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Could you live off the minimum wage?

  • 25/09/2017
  • Author:Liam.Evans@turn2us.org.uk

One in every eight workers in the UK lives in poverty now

Cashier working in a shop

The National Minimum Wage and the National Living Wage are the government-set minimum hourly rates of pay.

They currently stand at:

  • £7.50 for 25 and over

  • £7.05 for 21-25

  • £5.60 for 18-20

  • £4.05 for under 18

  • £3.50 for apprentices

However the Living Wage Foundation suggests that the minimum wage needed to actually cover the cost of living is £8.45 and £9.75 for those in London.

The disparity between the minimum wage and what is actually needed is reflected in the rise of in-work poverty.

While increased employment is always welcome, the number of those in-work and still struggling to get by is increasing.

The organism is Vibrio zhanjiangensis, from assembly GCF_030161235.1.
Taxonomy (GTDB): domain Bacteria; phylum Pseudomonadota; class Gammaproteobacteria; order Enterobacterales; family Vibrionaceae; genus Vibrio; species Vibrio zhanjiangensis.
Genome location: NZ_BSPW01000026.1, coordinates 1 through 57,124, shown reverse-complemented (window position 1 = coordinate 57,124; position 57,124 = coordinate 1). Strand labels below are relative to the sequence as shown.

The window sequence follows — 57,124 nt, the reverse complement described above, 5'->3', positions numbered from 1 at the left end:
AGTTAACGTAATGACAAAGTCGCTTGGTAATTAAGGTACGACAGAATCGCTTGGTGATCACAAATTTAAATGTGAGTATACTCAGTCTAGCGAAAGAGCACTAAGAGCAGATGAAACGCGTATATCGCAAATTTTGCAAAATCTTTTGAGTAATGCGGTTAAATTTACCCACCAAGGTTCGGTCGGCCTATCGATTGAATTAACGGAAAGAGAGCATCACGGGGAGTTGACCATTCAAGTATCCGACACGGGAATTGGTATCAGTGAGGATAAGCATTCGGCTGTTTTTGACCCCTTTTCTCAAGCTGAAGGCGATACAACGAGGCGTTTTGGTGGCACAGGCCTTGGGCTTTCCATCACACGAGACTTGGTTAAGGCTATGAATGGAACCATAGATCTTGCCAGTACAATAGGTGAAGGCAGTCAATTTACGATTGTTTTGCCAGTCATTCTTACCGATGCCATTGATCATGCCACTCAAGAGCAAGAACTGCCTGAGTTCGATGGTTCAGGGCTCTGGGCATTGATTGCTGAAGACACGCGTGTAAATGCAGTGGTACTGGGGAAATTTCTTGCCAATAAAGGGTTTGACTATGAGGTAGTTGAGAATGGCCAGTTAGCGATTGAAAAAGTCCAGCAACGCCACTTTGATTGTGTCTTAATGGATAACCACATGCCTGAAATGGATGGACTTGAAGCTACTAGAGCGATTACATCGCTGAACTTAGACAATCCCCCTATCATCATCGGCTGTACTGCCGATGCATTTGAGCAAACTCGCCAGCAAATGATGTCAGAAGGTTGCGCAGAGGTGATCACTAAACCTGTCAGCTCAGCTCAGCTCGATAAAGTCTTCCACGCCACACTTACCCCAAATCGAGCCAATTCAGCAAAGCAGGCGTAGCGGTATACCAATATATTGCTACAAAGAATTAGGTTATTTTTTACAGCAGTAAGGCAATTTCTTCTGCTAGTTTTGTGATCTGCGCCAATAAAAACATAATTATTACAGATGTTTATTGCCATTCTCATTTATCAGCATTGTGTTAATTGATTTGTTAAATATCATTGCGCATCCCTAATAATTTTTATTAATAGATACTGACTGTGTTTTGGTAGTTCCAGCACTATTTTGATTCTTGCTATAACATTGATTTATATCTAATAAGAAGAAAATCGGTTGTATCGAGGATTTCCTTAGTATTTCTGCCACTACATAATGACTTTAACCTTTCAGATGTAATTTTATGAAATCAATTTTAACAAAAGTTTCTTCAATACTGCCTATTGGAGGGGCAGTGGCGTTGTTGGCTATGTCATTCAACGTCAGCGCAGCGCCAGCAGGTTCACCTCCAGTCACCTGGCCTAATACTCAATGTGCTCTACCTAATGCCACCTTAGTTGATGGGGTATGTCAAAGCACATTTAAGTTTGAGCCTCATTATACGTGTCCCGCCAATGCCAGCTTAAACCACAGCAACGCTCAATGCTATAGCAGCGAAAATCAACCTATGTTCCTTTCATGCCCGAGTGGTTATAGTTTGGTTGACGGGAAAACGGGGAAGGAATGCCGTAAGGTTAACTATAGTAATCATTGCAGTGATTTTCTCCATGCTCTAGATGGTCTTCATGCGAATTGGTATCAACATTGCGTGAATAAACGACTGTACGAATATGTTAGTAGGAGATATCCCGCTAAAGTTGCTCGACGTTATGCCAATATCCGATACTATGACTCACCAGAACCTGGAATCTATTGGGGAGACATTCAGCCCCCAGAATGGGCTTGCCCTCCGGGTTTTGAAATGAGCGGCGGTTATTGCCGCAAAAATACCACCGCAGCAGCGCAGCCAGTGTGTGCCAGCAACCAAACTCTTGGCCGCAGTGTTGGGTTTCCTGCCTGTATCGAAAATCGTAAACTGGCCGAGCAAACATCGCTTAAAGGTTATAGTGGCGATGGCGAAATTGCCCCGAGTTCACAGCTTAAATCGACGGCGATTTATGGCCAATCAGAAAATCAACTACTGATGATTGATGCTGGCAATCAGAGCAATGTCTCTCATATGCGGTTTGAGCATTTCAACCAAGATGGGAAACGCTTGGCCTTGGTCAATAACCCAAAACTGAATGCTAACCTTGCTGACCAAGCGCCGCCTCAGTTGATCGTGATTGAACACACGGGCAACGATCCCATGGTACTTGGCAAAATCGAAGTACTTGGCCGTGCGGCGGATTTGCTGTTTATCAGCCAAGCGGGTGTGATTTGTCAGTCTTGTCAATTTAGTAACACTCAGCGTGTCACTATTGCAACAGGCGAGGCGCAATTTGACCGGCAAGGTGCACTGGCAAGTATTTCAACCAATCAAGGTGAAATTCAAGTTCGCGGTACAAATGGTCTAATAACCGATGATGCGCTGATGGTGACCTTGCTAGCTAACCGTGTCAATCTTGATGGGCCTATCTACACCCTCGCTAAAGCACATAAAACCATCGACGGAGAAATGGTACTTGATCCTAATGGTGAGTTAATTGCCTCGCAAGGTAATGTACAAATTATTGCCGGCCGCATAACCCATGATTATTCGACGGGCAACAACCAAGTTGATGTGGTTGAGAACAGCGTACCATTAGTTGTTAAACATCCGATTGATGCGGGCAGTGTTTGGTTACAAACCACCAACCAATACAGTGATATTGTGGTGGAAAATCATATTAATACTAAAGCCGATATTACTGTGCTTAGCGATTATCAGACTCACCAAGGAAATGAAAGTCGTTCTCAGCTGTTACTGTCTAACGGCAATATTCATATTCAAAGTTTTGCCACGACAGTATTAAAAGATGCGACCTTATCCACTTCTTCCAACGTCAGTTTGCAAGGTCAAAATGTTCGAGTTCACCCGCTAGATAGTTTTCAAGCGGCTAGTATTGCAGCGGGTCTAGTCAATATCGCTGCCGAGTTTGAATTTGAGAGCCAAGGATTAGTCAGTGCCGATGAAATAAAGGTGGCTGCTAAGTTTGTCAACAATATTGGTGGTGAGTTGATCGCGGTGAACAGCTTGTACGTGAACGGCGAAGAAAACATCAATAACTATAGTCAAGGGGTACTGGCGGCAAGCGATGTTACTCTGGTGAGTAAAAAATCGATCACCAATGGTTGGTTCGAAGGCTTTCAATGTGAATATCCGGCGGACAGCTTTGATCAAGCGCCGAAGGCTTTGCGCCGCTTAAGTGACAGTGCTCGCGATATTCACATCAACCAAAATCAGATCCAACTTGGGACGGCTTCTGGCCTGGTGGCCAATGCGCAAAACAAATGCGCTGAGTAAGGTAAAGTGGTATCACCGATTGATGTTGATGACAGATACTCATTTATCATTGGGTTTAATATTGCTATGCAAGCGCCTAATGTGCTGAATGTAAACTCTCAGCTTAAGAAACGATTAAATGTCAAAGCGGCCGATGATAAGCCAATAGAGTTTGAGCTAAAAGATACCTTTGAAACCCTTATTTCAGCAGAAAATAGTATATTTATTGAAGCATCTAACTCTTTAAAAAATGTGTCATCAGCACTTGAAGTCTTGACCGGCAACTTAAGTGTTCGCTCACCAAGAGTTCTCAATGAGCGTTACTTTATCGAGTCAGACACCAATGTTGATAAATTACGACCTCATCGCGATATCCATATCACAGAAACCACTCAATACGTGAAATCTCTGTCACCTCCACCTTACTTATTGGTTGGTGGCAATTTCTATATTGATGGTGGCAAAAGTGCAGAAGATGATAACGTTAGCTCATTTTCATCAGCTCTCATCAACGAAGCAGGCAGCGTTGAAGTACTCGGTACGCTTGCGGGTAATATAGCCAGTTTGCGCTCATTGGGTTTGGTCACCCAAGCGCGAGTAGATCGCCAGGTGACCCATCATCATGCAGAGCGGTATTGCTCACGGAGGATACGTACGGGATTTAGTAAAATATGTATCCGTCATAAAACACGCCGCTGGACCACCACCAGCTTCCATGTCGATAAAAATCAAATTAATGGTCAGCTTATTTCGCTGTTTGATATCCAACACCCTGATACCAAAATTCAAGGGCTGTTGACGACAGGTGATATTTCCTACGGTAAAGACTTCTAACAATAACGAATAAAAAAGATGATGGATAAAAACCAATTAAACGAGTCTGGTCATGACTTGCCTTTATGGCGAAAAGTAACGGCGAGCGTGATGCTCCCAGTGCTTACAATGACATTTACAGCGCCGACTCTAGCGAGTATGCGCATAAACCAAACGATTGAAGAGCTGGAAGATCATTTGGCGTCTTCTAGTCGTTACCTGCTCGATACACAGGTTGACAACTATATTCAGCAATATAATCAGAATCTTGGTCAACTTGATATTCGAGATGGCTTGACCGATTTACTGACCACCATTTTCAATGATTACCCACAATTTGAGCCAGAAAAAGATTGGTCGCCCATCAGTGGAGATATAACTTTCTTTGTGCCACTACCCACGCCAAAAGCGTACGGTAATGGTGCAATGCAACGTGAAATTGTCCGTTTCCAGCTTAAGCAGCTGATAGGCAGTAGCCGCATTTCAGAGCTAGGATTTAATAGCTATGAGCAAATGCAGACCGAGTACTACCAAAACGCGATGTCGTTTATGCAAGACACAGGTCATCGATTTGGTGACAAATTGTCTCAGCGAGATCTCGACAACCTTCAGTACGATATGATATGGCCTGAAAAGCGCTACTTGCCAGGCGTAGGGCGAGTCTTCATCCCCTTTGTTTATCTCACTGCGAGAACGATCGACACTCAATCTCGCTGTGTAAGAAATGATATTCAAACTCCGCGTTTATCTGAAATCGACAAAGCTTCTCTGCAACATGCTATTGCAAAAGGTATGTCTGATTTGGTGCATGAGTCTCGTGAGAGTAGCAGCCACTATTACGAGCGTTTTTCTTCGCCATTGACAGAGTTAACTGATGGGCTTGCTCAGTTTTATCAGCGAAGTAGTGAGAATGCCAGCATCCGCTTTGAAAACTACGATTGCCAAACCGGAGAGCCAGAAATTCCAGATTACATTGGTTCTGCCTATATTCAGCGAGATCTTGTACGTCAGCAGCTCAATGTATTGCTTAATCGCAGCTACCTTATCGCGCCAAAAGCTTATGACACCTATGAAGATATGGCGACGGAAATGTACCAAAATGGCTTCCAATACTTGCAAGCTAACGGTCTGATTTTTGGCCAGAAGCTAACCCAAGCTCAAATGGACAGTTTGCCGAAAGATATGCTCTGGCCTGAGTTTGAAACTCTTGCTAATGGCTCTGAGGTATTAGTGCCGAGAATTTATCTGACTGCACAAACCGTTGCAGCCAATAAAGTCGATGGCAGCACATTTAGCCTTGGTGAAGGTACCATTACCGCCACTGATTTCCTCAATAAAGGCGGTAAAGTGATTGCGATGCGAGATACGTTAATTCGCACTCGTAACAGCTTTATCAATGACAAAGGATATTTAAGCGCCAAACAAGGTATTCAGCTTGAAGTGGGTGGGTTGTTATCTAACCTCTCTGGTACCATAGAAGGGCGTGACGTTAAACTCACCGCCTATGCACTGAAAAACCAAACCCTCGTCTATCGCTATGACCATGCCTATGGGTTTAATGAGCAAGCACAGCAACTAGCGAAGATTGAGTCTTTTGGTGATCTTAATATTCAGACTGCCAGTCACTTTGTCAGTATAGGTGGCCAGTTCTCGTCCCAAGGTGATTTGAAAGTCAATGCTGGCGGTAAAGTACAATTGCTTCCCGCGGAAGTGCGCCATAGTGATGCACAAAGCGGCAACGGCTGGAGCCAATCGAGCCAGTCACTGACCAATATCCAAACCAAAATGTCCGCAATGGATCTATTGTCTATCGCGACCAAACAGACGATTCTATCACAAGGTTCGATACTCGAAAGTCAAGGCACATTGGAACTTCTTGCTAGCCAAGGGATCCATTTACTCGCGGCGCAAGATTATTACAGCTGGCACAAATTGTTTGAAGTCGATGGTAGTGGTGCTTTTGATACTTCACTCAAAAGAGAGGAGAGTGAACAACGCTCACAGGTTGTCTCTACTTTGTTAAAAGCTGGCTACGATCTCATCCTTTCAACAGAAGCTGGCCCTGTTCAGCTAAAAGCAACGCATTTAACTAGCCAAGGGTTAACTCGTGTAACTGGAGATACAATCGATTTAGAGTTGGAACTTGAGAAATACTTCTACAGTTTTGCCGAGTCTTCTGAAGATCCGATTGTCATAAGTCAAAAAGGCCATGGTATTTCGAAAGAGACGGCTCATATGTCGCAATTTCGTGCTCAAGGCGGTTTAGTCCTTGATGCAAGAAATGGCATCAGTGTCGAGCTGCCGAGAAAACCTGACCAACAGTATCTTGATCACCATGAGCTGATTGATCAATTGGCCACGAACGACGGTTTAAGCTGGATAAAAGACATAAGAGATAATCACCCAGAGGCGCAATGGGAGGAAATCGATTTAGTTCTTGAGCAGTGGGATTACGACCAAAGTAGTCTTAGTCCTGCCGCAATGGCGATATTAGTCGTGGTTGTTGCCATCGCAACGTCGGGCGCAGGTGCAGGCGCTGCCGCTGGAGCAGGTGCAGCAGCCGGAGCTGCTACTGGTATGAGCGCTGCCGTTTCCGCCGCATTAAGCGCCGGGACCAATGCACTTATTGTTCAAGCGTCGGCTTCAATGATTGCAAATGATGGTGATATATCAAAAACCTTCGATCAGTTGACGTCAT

One in every eight workers in the UK lives in poverty now.

Additionally, many self-employed workers, who are not entitled to a minimum wage, are also struggling.

Low pay, high rents and the cutting of in-work benefits seem to be the major causes of in-work poverty.

If an individual, aged over 25, works five days a week on the minimum wage for the average working year, they would have a yearly pay of £13,650.

However a single individual would need £17,900 to have a socially acceptable living standard, according to the Joseph Rowntree Foundation.

Huudu was working for the NHS and raising his two children. However despite working full-time he could barely afford to pay his bills, rent, and food for his family.

As it started to get colder, he couldn’t afford to put the heating on, nor buy extra clothes for his kids.

Thankfully, Huudu got in touch with Turn2us and we helped him with housing costs. He could now afford child-friendly food and heating for their home

Huudu said: “If you are having difficulties, you can speak to Turn2us and find out if they can give you some assistance in dealing with your situation.”

Read our 'In Work - On a Low Income' page to find out more about the help available

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